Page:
All Set (1957)
Composed in 1957 for the Brandeis University Arts Festival, which in that year was a jazz festival, All Set is scored for a small jazz ensemble consisting of alto and tenor sax, trumpet and trombone, bass, vibes, piano and drums. While written in the jazz idiom, the work utilizes an all-combinatorial 12-tone row as its material. Characteristic of the "Chicago style", solo and ensemble juxtapositions recall "certain characteristics of group improvisation (Barkin), while the sections correspond to serial technique. While the available literature concerning the work is quite limited, Milton Babbitt has this to say on his work:
"Whether All Set is really jazz I leave to the judgment of those who are concerned to determine what things really are, and if such probably superficial aspects of the works as its very instrumentation, its use of the 'rhythm section,' the instrumentally delineated sections which may appear analogous to successive instrumental 'choruses,' and even specific thematic or motivic materials, may justify that aspect of the title which suggests the spirit of a 'jazz instrumental,' then the surface and the deeper structure of the pitch, temporal, and other dimensions of the work surely reflect those senses of the title, the letter of which brings the work closer to other of my compositions, which really are not jazz."
Although remaining faithful to his 12-tone system of composition, Babbitt's effective use of jazz inflection proves that 12-tone music not only can be extremely flexible, but also can indeed be fun! Salzman (1988) remarks that while Babbitt remains "... faithful to a vision of total rationality and control..." the work itself relates "... to [the] character of the live performance, situation and virtuosity of the performers." In this sense, the virtuosity reflects the extremely complex rhythms of the instrumental parts, often polyphonic, which are sounded against a more regular pulse of the drums. Not only are these instrumental parts rhythmically complex, but the melodic lines are extremely angular, requiring a great deal of concentration and control on the part of the performers.
The work is experimental, in that it is the first one in which Babbitt used the idea of ‘time point sets.' Glen Watkins (1988) asserts that Babbitt was "... dissatisfied with the incompatibilities of serial procedures used for pitch and rhythm..." which resulted in Babbitt's creation of a system that could be applied in a more flexible way. Watkins: "Here the obvious need for a clear and audible metric organization is acute if such an organization is to have any meaning for the listener." This statement obviously refers to Babbitt's famous and much misunderstood article "Who Cares if You Listen?" in which Babbitt places the responsibility of understanding and recognizing serial procedures upon performers and listeners.
The problem, as approached encountered by European serialists such as Pierre Boulez and Karlheinz Stockhausen, was a matter of whether the serial technique was perceptible when applied to a rhythmic system. Boulez and Stockhausen, among others, attempted to solve this by applying serial technique to duration. However, when Babbitt understood that the perception of duration was a subjective phenomenon, he successfully solved the issue by applying serial technique to a system of ‘attack points’ corresponding to the series. Simply put, the human brain understands the beginning of an event, but has trouble perceiving ‘how long’ the event has lasted without an external reference of measurement. Therefore, a variety of durational values could be assigned to notes in the series, creating a fluid and flexible system while at the same time adhering to a ‘strict’ rhythmic system that is perceptible to the listener.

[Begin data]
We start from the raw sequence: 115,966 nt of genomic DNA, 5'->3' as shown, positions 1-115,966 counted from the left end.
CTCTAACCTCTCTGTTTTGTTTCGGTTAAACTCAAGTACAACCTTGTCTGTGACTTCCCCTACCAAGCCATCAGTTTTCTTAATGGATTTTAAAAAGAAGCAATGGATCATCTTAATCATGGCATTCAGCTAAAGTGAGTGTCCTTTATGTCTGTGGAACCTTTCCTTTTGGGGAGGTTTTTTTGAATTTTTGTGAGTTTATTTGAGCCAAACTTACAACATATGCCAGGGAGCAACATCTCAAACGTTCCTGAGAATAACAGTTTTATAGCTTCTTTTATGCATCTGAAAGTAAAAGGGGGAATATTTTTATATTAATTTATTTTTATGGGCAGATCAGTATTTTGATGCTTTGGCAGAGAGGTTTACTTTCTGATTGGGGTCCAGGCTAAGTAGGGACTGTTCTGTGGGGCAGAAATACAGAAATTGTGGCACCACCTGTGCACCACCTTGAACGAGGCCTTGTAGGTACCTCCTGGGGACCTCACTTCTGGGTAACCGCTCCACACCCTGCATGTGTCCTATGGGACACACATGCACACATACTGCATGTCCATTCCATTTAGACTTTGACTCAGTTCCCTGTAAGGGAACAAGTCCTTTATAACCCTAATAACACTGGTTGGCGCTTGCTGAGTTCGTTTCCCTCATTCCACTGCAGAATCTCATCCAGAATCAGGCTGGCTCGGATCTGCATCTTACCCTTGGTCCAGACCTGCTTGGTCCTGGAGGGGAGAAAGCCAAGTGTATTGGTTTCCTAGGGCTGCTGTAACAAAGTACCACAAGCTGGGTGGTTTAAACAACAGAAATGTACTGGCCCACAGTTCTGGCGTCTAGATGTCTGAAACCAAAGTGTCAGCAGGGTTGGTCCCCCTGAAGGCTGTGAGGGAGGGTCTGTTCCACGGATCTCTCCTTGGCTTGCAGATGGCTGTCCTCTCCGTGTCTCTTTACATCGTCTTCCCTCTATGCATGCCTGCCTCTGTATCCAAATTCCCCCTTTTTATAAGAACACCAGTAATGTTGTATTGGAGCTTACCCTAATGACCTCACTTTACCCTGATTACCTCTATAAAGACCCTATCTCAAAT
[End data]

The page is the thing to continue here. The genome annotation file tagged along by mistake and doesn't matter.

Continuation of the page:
Watkins describes the concept of time point sets as one in which "... various note-values are identified by their position at the point of attack within the bar". However, Charles Wuorinen is much more specific in elaborating on Babbitt's concept. Wuornin (1979) defines a time point as "... simply a location in the flow of time." In describing the time point system, he informs us that the concept is based upon two principles: "1) The relationships of the pitch system are transferred in their totality to the sphere of time relations; 2) This transfer is accomplished through the linkage of one simple equivalence - that of time interval corresponding to pitch interval." In this usage both time and pitch continuums are applied to modules which correspond to respective intervals, thus arriving at a flexible system in which time and pitch intervals can be varied from work to work. Wuorinen: "... twelve interval divisions of the time modules will therefore make up twelve time-point classes..." In this system, the time points may be identified by locating their points of attack, which have nothing to do with individual event duration. While in All Set Babbitt applies this use to the traditional 12-note series, this system is flexible in that it can be used in series containing other than 12 notes. Additional flexibility can be obtained by varying the lengths of time interval divisions.
While Babbitt obtains contrast by applying operations to different groups of instruments, the overall sonority and way in which he applies the time-point set theory in All Set creates an extremely unified composition.
Babbitt, Milton. Spectrum: New American Music, Volume V. Record H-71303, Nonesuch Records, 1974.
Barkin, Elaine. "Milton Babbitt," The New Grove Dictionary of Music and Musicians, ed. by Stanley Sadie. London: Macmillan Publishers Limited, 1980.
Salzman, Eric. Twentieth-Century Music: An Introduction, 3rd edition. Englewood Cliffs: Prentice Hall, 1988.
Watkins, Glenn. Soundings: Music in the Twentieth Century. New York: Schirmer, 1988.
Wuorinen, Charles. "Rhythmic Organization: The Time Point System." Chap. in Simple Composition. New York: Longman, 1979.